Woody: Okay. Now I thought I remember reading that all these guys are coming over from all over the United States and they're going to San Francisco as a staging point, right? They're going to take off on ships to the Philippines to fight in the Spanish-American War. And I thought I heard originally that sanitation issues, at first, they were like, we don't want all these guys in the Presidio because it's just going to be a big mess. And I thought part of that was that that's why they put them at Camp Merritt. Which, Camp Merritt is actually the grounds of the old Bay District race track, which was a horse racing track. And it's in the Inner Richmond from roughly Arguello to Fifth Avenue, I'm guessing. Well, sort of Geary, but [00:05:00] more like Anza down to Fulton Street. Right?
Woody: So that was where the racetrack was. And the Crocker Estate, which owned the racetrack, said, okay, we'll lend this area out to the Army or, I don't know, maybe they rented it, for all…
Nicole: They gave it.
Woody: They gave it for all these volunteers to essentially pitch tents and wait while they were going, before they went to the Philippines, right?
Nicole: Yep, that's absolutely right, and I think you're giving the Army too much credit for how prepared they were and how much forethought there was to, will there be or won't there be enough room and sanitation. It all just happened so fast. Guys came out, supposed to have got their own equipment, but it never came. So, people came in these ragtag bunches and just sort of pitched tents. And it got better as it went along. Once the guys got here, they were able to sort of professionalize and train and drill and things like that. But when they first got here, it was kind of pandemonium.
David: So, are you saying that volunteers from across the country without being members of the army came out and said, [00:06:00] yeah, I want to go and I'll volunteer when I get to San Francisco.
Nicole: They would volunteer at whatever home state they were. And they would sort of gather them up and put them on a train and tell them, like, for Tennessee, they'd tell them, okay, once you get to Nashville, we'll give you all your equipment and uniforms. So, wear your worst clothes and you'll get better ones there. And for those guys, the Tennessee Volunteers, they got to Nashville and there wasn't anything there. So, they ended up coming to San Francisco wearing just these rags. And they were made fun of by San Franciscans and they were called the Raggedy Tennesseans.
Woody: We're very intolerant. Yeah, so basically, these are sort of state militias or something that just kind of formed ad hoc and said, oh, we're going to, we're going to give you all the stuff you need. You're going to go represent the state of Tennessee while you're fighting over there.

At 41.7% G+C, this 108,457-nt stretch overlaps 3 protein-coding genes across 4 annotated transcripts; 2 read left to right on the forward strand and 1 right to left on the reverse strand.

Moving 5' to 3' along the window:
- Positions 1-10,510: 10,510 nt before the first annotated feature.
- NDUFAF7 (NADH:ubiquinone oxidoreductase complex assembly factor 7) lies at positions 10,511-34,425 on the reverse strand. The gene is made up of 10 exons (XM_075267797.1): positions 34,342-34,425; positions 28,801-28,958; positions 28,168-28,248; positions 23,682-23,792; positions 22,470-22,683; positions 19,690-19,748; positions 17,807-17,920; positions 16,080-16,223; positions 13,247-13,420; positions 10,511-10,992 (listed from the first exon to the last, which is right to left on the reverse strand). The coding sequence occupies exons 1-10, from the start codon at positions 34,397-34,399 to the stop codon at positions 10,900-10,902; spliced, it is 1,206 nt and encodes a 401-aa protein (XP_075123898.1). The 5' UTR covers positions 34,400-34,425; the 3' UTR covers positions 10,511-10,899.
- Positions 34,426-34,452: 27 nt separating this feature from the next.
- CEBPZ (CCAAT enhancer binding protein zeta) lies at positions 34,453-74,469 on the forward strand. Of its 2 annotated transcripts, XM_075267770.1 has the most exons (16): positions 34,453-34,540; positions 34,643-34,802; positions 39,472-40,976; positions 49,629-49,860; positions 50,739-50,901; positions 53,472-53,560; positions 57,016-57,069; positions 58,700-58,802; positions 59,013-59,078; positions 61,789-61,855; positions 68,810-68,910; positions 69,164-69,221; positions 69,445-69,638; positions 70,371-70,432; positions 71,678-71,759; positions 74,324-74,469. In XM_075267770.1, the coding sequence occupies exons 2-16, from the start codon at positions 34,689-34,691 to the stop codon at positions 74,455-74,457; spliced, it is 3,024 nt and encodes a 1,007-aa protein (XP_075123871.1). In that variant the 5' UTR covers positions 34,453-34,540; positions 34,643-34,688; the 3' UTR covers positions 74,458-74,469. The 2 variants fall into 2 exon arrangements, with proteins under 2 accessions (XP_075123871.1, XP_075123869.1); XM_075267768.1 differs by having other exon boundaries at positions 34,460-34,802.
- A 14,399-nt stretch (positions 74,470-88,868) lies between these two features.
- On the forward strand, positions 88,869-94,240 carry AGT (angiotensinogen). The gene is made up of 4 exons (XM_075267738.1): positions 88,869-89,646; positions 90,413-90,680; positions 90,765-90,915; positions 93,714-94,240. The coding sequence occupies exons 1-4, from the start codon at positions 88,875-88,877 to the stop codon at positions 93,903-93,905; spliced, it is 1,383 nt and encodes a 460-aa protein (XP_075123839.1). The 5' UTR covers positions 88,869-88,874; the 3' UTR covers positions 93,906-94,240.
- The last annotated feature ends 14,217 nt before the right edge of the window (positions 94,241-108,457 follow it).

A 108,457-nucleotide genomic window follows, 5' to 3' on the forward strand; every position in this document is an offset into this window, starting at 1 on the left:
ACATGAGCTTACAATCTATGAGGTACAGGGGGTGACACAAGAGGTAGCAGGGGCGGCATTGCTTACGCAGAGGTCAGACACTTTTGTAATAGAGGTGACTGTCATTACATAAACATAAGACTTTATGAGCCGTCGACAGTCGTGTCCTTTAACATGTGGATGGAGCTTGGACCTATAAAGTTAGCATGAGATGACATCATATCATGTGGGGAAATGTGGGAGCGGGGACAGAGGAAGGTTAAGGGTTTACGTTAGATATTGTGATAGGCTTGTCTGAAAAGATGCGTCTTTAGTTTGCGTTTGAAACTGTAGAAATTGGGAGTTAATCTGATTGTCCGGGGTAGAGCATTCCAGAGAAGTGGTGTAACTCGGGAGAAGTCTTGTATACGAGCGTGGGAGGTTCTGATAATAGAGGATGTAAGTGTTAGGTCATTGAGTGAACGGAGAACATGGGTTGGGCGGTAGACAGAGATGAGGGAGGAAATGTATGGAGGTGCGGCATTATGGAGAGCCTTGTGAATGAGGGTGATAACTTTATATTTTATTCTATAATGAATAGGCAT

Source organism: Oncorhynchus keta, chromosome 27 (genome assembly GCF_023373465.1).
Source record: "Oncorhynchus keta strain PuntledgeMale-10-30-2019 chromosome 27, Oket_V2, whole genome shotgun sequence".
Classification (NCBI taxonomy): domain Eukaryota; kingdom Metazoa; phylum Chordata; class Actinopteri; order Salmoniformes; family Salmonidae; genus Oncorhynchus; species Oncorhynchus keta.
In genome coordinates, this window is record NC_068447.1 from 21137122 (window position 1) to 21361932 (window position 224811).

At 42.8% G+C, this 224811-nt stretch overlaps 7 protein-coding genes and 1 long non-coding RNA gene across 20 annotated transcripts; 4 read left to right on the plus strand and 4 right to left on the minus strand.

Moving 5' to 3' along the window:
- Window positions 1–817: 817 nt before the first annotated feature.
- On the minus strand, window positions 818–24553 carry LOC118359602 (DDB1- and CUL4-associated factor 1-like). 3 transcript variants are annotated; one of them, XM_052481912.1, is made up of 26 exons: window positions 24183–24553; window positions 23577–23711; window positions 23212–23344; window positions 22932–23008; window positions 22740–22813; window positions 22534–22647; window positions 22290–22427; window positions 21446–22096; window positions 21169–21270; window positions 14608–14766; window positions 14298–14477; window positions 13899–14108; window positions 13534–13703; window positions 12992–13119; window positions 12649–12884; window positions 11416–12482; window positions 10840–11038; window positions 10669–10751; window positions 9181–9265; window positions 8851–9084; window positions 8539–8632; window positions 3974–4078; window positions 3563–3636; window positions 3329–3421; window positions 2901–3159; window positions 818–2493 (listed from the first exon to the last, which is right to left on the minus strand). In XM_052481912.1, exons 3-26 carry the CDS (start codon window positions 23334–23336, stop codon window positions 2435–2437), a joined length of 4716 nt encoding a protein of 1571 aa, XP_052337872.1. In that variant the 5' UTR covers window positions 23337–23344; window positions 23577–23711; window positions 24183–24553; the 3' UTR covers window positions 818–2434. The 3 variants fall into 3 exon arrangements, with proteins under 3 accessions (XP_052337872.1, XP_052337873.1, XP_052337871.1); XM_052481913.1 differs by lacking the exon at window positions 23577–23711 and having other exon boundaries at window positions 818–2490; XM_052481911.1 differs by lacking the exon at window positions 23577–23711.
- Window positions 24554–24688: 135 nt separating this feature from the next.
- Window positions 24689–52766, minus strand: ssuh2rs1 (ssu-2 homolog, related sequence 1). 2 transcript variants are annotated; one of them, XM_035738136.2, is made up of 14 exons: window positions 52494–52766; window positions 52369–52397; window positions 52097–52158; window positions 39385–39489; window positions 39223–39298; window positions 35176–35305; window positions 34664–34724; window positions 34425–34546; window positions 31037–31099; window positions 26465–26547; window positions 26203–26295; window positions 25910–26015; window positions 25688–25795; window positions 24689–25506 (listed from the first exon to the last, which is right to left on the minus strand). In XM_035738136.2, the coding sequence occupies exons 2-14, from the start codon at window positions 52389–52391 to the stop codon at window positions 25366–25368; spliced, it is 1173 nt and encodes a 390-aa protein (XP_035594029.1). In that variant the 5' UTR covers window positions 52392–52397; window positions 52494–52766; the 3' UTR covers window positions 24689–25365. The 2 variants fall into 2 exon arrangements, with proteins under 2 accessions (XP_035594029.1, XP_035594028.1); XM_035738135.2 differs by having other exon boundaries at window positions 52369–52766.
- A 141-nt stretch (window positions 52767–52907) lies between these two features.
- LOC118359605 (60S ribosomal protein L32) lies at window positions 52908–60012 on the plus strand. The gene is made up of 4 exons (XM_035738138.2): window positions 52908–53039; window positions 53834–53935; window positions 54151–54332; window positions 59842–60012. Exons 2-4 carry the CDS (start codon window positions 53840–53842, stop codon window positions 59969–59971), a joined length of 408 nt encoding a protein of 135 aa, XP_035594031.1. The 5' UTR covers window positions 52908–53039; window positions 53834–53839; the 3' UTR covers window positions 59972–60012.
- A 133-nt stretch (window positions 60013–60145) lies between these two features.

David: With no training. They were going to be trained when they got here.
David: Or somewhere.
Nicole: Yes. And there were also regular U.S. Infantry and Cavalry units that were well trained. But a large part of the fighting population were volunteers that had no experience before.
Woody: And [00:07:00] they kind of had war fever, I guess, was kind of going across the United States. So, people wanted to...
David: Remember the Maine!
Woody: Right. Because they were talking about the Maine blowing up. A lot of patriotism. A lot to lead up to this. And we're talking 1898. Right?
Nicole: Yep, 1898.
Woody: And Camp Merritt's pretty much in the Richmond District for how long? You’re saying it was pretty short term, right?
Nicole: A few months. I think May it popped up and I want to say by the summer it was done.
Woody: What was the, so I think this is what I think was interesting. I know you were doing research over there. What was life like at Camp Merritt? I mean, we're talking about an old racetrack which essentially is a bunch of sand dunes and scrub and open area and these guys are just pitching their tents. I assume there's not really latrines built in to start. Well, have you come across anything? Did you come across anything that kind of explains what their life was like there?
Nicole: Well, most of my research has been done through personal letters written home. So, guys tell them what life is like. And I think it's kind of how life was in any army [00:08:00] camp, even probably now. The guys get together and they have a few beers, they play dice, they play craps. And they would get to go into town a lot too. They didn't spend, there was a lot of down time. But luckily, they didn't have to just sit in their tent. They got to come into town. And once they got into town, a few regiments were incredibly rowdy and not very well…
Nicole: Urbanized, yes.
Woody: Can we call out any regiments in particular?